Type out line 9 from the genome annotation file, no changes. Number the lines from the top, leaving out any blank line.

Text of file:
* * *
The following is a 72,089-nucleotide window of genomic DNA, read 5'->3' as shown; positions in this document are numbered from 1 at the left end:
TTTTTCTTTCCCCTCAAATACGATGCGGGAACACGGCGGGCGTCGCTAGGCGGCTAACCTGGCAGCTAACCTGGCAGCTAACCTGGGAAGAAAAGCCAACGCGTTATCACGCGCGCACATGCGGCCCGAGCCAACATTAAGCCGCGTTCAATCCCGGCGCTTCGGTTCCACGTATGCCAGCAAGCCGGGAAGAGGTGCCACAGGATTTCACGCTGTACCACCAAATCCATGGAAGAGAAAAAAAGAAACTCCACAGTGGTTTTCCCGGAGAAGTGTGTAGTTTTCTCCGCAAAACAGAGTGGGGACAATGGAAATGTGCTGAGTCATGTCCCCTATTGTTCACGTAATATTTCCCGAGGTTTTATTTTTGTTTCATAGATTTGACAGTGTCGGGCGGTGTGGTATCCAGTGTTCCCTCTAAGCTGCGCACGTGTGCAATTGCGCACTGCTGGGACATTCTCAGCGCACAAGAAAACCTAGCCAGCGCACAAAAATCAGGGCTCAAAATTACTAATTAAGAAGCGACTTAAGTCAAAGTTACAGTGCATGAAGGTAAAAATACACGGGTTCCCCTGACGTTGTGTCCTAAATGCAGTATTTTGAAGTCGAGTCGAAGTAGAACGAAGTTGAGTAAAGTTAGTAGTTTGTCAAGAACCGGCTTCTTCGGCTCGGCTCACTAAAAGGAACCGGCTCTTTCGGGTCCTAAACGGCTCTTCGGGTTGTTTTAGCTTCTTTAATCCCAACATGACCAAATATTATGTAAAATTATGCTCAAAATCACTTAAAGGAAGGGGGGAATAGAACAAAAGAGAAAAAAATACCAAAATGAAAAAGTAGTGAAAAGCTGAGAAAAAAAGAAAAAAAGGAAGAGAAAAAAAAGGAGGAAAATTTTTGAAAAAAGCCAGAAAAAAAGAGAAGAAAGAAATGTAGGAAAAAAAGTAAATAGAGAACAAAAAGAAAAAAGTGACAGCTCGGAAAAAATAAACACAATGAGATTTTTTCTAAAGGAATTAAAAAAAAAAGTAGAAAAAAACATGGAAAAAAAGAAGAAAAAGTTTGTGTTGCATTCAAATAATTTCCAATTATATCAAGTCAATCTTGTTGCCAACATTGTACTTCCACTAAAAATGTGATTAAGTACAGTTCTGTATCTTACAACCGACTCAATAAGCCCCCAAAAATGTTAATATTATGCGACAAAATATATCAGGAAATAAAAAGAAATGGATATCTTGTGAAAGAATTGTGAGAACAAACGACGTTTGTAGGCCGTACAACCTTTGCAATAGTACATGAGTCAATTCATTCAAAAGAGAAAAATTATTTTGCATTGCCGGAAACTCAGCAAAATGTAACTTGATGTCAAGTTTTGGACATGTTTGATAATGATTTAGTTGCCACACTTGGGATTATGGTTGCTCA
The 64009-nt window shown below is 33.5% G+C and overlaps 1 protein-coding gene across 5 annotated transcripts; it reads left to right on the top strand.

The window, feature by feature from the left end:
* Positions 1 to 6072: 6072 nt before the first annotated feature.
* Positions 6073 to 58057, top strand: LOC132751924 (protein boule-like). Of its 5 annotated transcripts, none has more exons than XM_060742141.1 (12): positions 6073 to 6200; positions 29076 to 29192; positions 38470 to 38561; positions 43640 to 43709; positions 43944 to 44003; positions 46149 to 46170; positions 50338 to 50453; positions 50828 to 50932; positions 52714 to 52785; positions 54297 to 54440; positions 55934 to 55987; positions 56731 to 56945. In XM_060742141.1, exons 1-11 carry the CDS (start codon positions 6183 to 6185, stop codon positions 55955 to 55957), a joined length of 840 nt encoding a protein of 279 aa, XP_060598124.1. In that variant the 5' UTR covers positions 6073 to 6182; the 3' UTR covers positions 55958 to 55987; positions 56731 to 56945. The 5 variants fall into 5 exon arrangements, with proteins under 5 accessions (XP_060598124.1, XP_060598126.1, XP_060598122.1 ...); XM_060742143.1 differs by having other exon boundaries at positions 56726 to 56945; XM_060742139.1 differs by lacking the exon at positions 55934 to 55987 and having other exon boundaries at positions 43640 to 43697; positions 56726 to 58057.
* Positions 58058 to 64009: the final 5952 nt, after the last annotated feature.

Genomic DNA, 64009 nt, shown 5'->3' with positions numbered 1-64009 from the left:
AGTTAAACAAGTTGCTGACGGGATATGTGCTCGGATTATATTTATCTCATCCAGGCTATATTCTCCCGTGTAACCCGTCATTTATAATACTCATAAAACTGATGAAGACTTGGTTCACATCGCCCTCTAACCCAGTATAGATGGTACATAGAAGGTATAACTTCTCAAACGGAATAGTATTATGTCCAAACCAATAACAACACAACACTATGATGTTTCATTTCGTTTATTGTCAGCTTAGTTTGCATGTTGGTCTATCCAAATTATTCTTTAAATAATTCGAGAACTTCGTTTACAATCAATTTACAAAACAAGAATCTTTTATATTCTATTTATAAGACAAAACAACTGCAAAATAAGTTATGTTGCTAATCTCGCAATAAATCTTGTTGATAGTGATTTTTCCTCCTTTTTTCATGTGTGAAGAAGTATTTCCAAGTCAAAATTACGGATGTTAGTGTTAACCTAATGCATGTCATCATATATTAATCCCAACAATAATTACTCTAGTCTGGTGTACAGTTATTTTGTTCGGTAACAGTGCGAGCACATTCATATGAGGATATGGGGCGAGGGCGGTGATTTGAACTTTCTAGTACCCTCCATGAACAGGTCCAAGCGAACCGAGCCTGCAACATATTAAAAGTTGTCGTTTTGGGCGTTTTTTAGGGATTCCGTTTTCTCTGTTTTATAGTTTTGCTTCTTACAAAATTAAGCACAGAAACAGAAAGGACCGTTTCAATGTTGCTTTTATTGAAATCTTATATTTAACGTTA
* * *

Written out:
AGTTAAACAAGTTGCTGACGGGATATGTGCTCGGATTATATTTATCTCATCCAGGCTATATTCTCCCGTGTAACCCGTCATTTATAATACTCATAAAACTGATGAAGACTTGGTTCACATCGCCCTCTAACCCAGTATAGATGGTACATAGAAGGTATAACTTCTCAAACGGAATAGTATTATGTCCAAACCAATAACAACACAACACTATGATGTTTCATTTCGTTTATTGTCAGCTTAGTTTGCATGTTGGTCTATCCAAATTATTCTTTAAATAATTCGAGAACTTCGTTTACAATCAATTTACAAAACAAGAATCTTTTATATTCTATTTATAAGACAAAACAACTGCAAAATAAGTTATGTTGCTAATCTCGCAATAAATCTTGTTGATAGTGATTTTTCCTCCTTTTTTCATGTGTGAAGAAGTATTTCCAAGTCAAAATTACGGATGTTAGTGTTAACCTAATGCATGTCATCATATATTAATCCCAACAATAATTACTCTAGTCTGGTGTACAGTTATTTTGTTCGGTAACAGTGCGAGCACATTCATATGAGGATATGGGGCGAGGGCGGTGATTTGAACTTTCTAGTACCCTCCATGAACAGGTCCAAGCGAACCGAGCCTGCAACATATTAAAAGTTGTCGTTTTGGGCGTTTTTTAGGGATTCCGTTTTCTCTGTTTTATAGTTTTGCTTCTTACAAAATTAAGCACAGAAACAGAAAGGACCGTTTCAATGTTGCTTTTATTGAAATCTTATATTTAACGTTA